Innovations in Education and Teaching International (IETI)

Innovations in Education and Teaching International is the journal of the Staff and Educational Development Association. To this end, contributions to the journal should reflect SEDA’s aim to promote innovation and good practice in higher education through staff and educational development and subject-related practices.

IETI has a high impact factor and a long history. It concentrates on papers and reviews on research and professional practice informed teaching and learning, and educational development issues, including innovative teaching and learning strategies and developments in technology-aided education. With contributions from around the world, IETI aims to stay at the cutting edge in the field.

Contributions are welcomed on any aspect of promoting and supporting educational change in higher and other post-school education, with an emphasis on research, experience, scholarship and evaluation, rather than mere description of practice.
Educational development, also described as academic, faculty, staff or instructional development in some contexts, is taken to mean the activities engaged in by staff in specialist units, academic staff within departments, academic leaders and managers, those involved with quality enhancement initiatives, and others with an interest in educational change, to bring about improvements in, and a better understanding of, policy and practices of learning, teaching, assessment and curriculum development.

As an international publication, contributors should both contextualise and consider the transferability of the practices and theories being examined.

Innovations in Education & Teaching International is essential reading for all practitioners and decision makers who want to stay informed about the developments in education, teaching and learning.

Peer Review Policy:
All research articles in this journal have undergone rigorous peer review, based on initial editor screening and anonymized refereeing by at least two anonymous referees.

This journal can be found on the Taylor and Francis website.

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New Academic Issue 3.1 - 1993Click here to download

This issue contains articles on:
Expansion and Quality
Robin Cohen (University of Warwick) argues that the issue of measuring the quality of our expanded system of Higher Education has barely been addressed.

Gender, Learning and the Conference Circuit
There is plenty of documentation of the disproportionate amount of time given by school teachers to boys, but, says Peggy Nightingale (University of New South Wales), there is now increasing evidence that similar events occur in Higher Education.

Open Book Examinations
Professor Thomas Gray (University of Strathclyde) states the case for 'open book' examinations, arguing that they allow the examiner to shift the balance more towards the so-called higher mental abilities.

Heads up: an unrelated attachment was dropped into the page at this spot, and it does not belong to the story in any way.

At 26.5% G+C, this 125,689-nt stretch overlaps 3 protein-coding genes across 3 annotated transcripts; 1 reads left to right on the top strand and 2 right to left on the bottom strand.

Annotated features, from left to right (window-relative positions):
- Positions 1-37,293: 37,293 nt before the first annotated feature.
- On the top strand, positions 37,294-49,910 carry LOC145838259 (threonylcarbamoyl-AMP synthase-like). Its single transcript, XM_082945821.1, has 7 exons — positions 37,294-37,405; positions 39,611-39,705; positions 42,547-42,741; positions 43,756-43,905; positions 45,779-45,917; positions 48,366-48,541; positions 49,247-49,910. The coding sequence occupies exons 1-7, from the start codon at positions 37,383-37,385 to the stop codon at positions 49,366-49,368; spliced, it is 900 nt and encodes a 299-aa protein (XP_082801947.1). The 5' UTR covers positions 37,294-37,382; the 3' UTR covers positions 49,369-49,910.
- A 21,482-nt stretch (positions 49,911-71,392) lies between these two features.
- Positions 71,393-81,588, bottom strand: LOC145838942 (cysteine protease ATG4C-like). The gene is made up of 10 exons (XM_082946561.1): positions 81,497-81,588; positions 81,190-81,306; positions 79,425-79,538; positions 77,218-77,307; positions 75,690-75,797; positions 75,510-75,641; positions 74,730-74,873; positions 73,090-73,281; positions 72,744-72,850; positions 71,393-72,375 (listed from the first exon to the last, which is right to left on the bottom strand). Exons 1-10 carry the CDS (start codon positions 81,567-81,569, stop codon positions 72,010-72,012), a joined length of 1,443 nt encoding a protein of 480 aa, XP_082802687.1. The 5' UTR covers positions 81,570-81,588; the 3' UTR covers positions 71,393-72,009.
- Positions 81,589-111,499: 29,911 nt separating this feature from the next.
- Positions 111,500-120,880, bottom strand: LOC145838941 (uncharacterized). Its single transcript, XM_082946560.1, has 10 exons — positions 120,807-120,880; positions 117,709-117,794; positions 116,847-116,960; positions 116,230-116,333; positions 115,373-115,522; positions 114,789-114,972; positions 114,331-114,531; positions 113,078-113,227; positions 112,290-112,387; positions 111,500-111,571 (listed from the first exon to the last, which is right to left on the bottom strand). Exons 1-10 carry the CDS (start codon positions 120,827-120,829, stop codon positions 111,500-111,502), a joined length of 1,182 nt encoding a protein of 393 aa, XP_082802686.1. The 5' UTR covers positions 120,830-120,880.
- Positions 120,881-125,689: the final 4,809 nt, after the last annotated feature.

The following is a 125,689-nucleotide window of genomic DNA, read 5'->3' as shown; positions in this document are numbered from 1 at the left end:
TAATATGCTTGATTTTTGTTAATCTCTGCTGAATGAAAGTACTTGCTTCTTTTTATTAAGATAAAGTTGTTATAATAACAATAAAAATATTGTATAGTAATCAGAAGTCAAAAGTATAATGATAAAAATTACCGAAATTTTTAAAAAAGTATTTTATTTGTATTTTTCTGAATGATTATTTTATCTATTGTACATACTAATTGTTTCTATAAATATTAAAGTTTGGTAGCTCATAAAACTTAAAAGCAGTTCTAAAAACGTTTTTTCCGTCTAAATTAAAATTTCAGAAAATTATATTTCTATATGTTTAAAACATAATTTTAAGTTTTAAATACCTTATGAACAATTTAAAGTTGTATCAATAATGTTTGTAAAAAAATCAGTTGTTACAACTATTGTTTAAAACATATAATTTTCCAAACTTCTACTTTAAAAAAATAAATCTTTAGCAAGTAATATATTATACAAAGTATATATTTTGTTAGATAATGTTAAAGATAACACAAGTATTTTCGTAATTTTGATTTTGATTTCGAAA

Transferable Skills Teaching in the Humanities
Phillip Cole (University of Staffordshire) highlights what he sees as the misplaced hostility towards transferable skills in the Humanities.

British Universities in the World of Business
Herbert C Macgregor (University of Leicester) asks how successfully can the university's traditional role and environment be adapted to conform to the principles of modern business and commerce?

Student Priorities
Brian Jones (Thames Valley University) has a question: how do you bridge that gap between what students think they need to learn and what staff think students need to learn?

Student Enterprise Teams
Steven Wallis (University of Greenwich) describes how SETs can provide the necessary support mechanisms to an increasing student population.

Networking Across Europe
Sheila McCallam and Sue Wall (University of Northumbria at Newcastle) provide a guide on how to increase your contacts with colleagues across the Continent.

The Nature of Mentoring
Ralph Tuck (University of Huddersfield) sees the crucial role of mentor as one who encourages us to face ourselves, but who also supports us in our disappointments (and otherwise).

Health and Safety in Laboratories
At de Montfort University, Leicester, they have replaced the more conventional delivery of Health and Safety Training in practical chemistry with a student-centred learning approach based on work units. Malcolm Fox and Roger Latham tell us more.

Productive Writing
In this article, Mark Griffiths (University of Plymouth) aims to equip the reader with tips for managing the writing process and dispel the 'myths' about writing.

Dilemmas of Change
Carol Saunders, Jenny Rice and Tim O'Sullivan (de Montfort University, Leicester) discuss their research into the changes that have recently occurred in Higher Education.

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